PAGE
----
Some will argue that Knowles’ tends to overdo it from time to time. I would argue that it is our tastes which have changed, not the brightness of Knowles’ language. In an age when novels are expected to be off and running in the first three pages, it is no surprise that it bothers the occasional modern reader that Knowles’ stops and savors the moment from time to time. My own feeling is that, even considered the rigid criteria of the modern commercial novel, “A Separate Peace” still holds its own. There was never a moment where I felt the action dragged, or saw a scene I felt should have been cut.
In fact, not only is this a remarkable book, but it is astounding that it has stood the test of time as well as it has. Despite having written it in 1959, John Knowles’ could almost have published it last year, with the Iraq War as the backdrop instead of World War II. The themes and images of “A Separate Peace “could be transplanted from 1959 to 2009, with young men readying themselves for war, measuring themselves against each other, puzzling over how to leave friends and family to go abroad, to fight, to dare to hope for a safe return home, to wonder at the end of it all what sins have been committed and what price has been paid.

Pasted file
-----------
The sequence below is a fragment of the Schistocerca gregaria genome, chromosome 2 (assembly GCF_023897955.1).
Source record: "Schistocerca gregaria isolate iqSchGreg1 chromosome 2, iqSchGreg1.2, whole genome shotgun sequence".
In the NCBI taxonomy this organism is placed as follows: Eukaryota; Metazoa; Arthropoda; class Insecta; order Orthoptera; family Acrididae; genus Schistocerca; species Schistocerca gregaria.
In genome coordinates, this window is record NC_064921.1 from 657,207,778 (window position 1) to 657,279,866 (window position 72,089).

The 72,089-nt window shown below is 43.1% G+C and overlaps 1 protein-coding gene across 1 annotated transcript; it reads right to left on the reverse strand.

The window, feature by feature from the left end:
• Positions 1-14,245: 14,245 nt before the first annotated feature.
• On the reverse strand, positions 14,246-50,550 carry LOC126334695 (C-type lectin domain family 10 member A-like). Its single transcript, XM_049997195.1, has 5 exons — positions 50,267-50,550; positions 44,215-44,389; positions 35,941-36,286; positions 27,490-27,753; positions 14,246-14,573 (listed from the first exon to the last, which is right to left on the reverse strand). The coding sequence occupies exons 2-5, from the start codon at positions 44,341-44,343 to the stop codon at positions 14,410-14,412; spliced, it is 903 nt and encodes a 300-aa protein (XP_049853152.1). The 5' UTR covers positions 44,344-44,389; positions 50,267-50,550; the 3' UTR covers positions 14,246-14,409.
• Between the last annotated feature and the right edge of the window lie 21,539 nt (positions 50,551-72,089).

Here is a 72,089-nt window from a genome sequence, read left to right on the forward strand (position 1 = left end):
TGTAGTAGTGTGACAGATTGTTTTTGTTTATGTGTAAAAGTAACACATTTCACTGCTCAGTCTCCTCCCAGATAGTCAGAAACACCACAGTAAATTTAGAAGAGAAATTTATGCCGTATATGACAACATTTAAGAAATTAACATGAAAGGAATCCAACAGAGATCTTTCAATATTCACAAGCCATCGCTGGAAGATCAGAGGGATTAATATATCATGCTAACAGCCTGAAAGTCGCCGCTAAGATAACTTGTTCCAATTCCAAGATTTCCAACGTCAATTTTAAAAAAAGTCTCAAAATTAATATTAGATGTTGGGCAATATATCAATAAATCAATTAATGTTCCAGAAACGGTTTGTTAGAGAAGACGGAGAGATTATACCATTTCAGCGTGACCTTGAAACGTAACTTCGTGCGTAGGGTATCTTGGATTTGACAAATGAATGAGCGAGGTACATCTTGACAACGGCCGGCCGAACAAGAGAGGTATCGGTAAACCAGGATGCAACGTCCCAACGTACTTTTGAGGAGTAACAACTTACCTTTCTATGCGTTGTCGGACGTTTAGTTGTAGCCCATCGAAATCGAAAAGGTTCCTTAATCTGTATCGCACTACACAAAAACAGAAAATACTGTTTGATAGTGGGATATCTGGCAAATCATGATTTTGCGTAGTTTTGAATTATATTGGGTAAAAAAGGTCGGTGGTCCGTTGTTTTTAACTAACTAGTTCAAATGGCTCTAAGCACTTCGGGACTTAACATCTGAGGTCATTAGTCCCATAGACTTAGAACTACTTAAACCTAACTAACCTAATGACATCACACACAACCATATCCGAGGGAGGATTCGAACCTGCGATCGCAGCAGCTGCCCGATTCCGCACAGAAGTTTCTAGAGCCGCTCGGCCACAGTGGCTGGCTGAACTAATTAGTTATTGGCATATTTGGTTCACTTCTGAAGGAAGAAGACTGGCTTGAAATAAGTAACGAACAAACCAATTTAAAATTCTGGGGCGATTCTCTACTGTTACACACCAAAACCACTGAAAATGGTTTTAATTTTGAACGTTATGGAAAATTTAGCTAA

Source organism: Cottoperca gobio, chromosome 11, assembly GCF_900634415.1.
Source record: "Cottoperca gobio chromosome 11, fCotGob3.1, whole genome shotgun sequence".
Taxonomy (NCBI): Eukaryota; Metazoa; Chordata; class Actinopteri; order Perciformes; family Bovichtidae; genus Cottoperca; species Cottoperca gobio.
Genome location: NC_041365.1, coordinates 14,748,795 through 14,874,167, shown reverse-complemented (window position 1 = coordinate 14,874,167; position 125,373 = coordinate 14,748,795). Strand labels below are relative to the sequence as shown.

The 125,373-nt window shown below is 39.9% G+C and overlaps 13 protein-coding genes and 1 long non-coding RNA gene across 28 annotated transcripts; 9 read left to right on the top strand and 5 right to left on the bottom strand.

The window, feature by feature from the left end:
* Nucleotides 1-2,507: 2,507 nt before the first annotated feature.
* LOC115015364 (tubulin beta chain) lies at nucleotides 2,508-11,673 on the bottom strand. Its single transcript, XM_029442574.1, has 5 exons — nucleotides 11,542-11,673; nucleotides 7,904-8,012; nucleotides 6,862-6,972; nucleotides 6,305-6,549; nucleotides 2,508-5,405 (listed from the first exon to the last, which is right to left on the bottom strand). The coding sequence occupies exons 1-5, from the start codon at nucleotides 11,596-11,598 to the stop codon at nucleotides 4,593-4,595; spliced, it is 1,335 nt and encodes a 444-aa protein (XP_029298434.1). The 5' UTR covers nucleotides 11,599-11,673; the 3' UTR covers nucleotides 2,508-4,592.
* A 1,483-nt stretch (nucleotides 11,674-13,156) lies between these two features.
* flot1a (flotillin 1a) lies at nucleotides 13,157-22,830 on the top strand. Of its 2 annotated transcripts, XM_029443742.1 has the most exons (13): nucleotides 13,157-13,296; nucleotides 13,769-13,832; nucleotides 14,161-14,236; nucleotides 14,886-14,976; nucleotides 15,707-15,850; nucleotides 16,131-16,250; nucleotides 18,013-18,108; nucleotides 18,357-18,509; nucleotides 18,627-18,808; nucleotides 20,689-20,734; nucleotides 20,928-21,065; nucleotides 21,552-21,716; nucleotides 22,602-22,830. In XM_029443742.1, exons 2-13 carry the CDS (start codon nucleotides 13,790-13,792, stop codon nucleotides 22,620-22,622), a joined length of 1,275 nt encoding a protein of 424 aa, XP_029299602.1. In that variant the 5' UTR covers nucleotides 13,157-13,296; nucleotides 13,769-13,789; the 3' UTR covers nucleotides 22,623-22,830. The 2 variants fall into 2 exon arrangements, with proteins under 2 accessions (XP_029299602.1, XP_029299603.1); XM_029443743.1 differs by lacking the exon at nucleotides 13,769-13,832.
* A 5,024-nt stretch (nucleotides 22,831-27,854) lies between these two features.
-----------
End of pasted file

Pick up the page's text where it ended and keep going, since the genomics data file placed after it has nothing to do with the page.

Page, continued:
These questions troubled me as a teenager–for fear that I should one day have to face them–and they are questions that trouble me now as I return home from Iraq. That Knowles’ could have distilled these truths so purely so many years ago shows both his clear literary talent and his unflinchingly prescient view of human nature. His every page speaks to us effortlessly across the years, and will continue to communicate it’s wisdom to readers for years to come, I have no doubt.
So I highly recommend “A Separate Peace”–one of the finest examples of American writing I’ve read in quite some time.
Have you read “A Separate Peace”? What was your impression of it? Are there other classic books which you’ve recently reread that you loved/hated?
**[Author’s note: If you are reading this, I have left my post in Baghdad and am now wandering aimlessly about the Kuwaiti desert on my long circuitous route home. In other words, I am off the grid. As soon as I am able, I’ll make the full go ’round and respond to comments and check out any new followers. As always, thanks so very kindly for stopping by, and I’ll see you all in a few days.]**